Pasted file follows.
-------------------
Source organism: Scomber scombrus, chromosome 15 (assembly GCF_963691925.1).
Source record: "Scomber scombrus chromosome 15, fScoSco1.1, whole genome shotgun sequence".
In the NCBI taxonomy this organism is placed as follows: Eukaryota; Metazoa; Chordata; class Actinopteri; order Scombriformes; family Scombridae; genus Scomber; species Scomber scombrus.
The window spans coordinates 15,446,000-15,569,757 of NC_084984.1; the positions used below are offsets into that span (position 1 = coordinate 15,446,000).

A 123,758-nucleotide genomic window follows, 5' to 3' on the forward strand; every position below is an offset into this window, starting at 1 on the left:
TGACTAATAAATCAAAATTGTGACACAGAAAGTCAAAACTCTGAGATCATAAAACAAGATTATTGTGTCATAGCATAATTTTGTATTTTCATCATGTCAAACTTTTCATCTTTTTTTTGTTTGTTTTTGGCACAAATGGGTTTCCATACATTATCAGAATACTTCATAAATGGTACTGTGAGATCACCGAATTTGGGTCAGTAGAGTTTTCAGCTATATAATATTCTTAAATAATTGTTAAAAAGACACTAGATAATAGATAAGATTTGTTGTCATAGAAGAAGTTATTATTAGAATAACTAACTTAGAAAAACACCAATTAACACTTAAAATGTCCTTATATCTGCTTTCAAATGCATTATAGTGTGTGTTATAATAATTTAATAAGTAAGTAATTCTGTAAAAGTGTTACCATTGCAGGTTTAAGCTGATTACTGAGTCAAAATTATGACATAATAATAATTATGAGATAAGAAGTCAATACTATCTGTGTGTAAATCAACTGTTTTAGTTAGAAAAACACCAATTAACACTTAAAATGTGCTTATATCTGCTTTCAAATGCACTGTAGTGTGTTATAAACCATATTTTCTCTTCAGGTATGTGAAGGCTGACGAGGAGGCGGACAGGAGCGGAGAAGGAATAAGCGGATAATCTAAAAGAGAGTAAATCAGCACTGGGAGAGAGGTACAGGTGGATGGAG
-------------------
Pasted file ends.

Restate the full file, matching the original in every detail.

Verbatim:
Source organism: Scomber scombrus, chromosome 15 (assembly GCF_963691925.1).
Source record: "Scomber scombrus chromosome 15, fScoSco1.1, whole genome shotgun sequence".
In the NCBI taxonomy this organism is placed as follows: Eukaryota; Metazoa; Chordata; class Actinopteri; order Scombriformes; family Scombridae; genus Scomber; species Scomber scombrus.
The window spans coordinates 15,446,000-15,569,757 of NC_084984.1; the positions used below are offsets into that span (position 1 = coordinate 15,446,000).

A 123,758-nucleotide genomic window follows, 5' to 3' on the forward strand; every position below is an offset into this window, starting at 1 on the left:
TGACTAATAAATCAAAATTGTGACACAGAAAGTCAAAACTCTGAGATCATAAAACAAGATTATTGTGTCATAGCATAATTTTGTATTTTCATCATGTCAAACTTTTCATCTTTTTTTTGTTTGTTTTTGGCACAAATGGGTTTCCATACATTATCAGAATACTTCATAAATGGTACTGTGAGATCACCGAATTTGGGTCAGTAGAGTTTTCAGCTATATAATATTCTTAAATAATTGTTAAAAAGACACTAGATAATAGATAAGATTTGTTGTCATAGAAGAAGTTATTATTAGAATAACTAACTTAGAAAAACACCAATTAACACTTAAAATGTCCTTATATCTGCTTTCAAATGCATTATAGTGTGTGTTATAATAATTTAATAAGTAAGTAATTCTGTAAAAGTGTTACCATTGCAGGTTTAAGCTGATTACTGAGTCAAAATTATGACATAATAATAATTATGAGATAAGAAGTCAATACTATCTGTGTGTAAATCAACTGTTTTAGTTAGAAAAACACCAATTAACACTTAAAATGTGCTTATATCTGCTTTCAAATGCACTGTAGTGTGTTATAAACCATATTTTCTCTTCAGGTATGTGAAGGCTGACGAGGAGGCGGACAGGAGCGGAGAAGGAATAAGCGGATAATCTAAAAGAGAGTAAATCAGCACTGGGAGAGAGGTACAGGTGGATGGAG